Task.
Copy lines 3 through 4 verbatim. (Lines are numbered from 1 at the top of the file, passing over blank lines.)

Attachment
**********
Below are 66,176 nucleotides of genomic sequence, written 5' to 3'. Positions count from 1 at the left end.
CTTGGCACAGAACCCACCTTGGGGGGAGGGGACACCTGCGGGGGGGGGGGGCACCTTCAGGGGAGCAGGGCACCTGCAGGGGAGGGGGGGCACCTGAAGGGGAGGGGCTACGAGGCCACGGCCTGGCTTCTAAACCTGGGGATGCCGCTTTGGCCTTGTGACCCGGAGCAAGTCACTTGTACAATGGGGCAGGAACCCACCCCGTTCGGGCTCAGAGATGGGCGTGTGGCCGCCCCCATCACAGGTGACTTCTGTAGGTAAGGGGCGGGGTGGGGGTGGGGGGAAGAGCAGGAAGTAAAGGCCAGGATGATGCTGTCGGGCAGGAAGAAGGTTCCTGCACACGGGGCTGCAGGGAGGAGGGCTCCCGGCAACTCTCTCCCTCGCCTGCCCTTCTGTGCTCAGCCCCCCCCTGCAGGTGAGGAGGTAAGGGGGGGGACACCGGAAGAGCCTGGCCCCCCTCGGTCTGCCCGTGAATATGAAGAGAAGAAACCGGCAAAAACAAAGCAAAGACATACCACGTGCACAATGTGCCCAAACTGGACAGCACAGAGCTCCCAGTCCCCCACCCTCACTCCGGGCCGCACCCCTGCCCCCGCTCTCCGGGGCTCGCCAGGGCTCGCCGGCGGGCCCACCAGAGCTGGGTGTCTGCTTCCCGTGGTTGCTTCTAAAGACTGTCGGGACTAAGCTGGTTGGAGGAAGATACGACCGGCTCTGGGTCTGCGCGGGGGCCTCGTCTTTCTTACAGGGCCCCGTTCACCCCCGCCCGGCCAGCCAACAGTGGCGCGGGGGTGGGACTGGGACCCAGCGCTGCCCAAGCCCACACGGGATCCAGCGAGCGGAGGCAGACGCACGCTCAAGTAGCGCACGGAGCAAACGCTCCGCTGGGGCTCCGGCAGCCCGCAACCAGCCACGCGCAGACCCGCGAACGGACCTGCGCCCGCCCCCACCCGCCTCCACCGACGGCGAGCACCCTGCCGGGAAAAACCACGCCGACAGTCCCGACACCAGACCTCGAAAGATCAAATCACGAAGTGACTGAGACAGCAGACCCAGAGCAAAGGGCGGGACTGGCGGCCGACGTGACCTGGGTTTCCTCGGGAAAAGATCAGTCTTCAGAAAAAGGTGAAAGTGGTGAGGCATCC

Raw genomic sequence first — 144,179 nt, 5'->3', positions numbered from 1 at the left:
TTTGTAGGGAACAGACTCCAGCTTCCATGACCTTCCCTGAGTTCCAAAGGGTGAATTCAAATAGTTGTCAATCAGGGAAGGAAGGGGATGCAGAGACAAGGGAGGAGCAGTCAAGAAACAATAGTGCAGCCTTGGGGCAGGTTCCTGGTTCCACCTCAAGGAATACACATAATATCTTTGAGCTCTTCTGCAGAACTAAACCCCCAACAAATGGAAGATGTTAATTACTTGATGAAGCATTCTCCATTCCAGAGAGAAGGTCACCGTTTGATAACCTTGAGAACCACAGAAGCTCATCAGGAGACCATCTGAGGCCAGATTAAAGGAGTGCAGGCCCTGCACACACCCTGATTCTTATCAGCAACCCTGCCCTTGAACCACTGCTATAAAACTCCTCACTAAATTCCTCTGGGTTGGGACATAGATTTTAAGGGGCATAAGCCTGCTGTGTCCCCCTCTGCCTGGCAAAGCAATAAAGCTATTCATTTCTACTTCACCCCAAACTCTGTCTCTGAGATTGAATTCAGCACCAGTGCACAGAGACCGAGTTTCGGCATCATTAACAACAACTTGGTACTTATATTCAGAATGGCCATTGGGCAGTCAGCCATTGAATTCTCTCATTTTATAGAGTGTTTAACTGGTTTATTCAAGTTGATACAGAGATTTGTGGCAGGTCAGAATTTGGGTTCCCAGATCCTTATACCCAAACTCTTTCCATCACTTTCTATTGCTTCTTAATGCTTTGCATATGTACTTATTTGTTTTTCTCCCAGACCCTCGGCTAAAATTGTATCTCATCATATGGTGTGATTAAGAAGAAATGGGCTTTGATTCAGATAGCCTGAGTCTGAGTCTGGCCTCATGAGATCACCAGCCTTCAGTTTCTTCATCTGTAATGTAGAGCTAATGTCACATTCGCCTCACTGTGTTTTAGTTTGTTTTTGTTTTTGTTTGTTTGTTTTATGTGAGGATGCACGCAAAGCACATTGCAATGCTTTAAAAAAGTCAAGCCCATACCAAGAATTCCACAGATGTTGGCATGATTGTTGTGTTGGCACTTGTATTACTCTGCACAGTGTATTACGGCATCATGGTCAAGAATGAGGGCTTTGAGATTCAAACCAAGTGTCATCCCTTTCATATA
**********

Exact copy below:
Raw genomic sequence first — 144,179 nt, 5'->3', positions numbered from 1 at the left:
TTTGTAGGGAACAGACTCCAGCTTCCATGACCTTCCCTGAGTTCCAAAGGGTGAATTCAAATAGTTGTCAATCAGGGAAGGAAGGGGATGCAGAGACAAGGGAGGAGCAGTCAAGAAACAATAGTGCAGCCTTGGGGCAGGTTCCTGGTTCCACCTCAAGGAATACACATAATATCTTTGAGCTCTTCTGCAGAACTAAACCCCCAACAAATGGAAGATGTTAATTACTTGATGAAGCATTCTCCATTCCAGAGAGAAGGTCACCGTTTGATAACCTTGAGAACCACAGAAGCTCATCAGGAGACCATCTGAGGCCAGATTAAAGGAGTGCAGGCCCTGCACACACCCTGATTCTTATCAGCAACCCTGCCCTTGAACCACTGCTATAAAACTCCTCACTAAATTCCTCTGGGTTGGGACATAGATTTTAAGGGGCATAAGCCTGCTGTGTCCCCCTCTGCCTGGCAAAGCAATAAAGCTATTCATTTCTACTTCACCCCAAACTCTGTCTCTGAGATTGAATTCAGCACCAGTGCACAGAGACCGAGTTTCGGCATCATTAACAACAACTTGGTACTTATATTCAGAATGGCCATTGGGCAGTCAGCCATTGAATTCTCTCATTTTATAGAGTGTTTAACTGGTTTATTCAAGTTGATACAGAGATTTGTGGCAGGTCAGAATTTGGGTTCCCAGATCCTTATACCCAAACTCTTTCCATCACTTTCTATTGCTTCTTAATGCTTTGCATATGTACTTATTTGTTTTTCTCCCAGACCCTCGGCTAAAATTGTATCTCATCATATGGTGTGATTAAGAAGAAATGGGCTTTGATTCAGATAGCCTGAGTCTGAGTCTGGCCTCATGAGATCACCAGCCTTCAGTTTCTTCATCTGTAATGTAGAGCTAATGTCACATTCGCCTCACTGTGTTTTAGTTTGTTTTTGTTTTTGTTTGTTTGTTTTATGTGAGGATGCACGCAAAGCACATTGCAATGCTTTAAAAAAGTCAAGCCCATACCAAGAATTCCACAGATGTTGGCATGATTGTTGTGTTGGCACTTGTATTACTCTGCACAGTGTATTACGGCATCATGGTCAAGAATGAGGGCTTTGAGATTCAAACCAAGTGTCATCCCTTTCATATA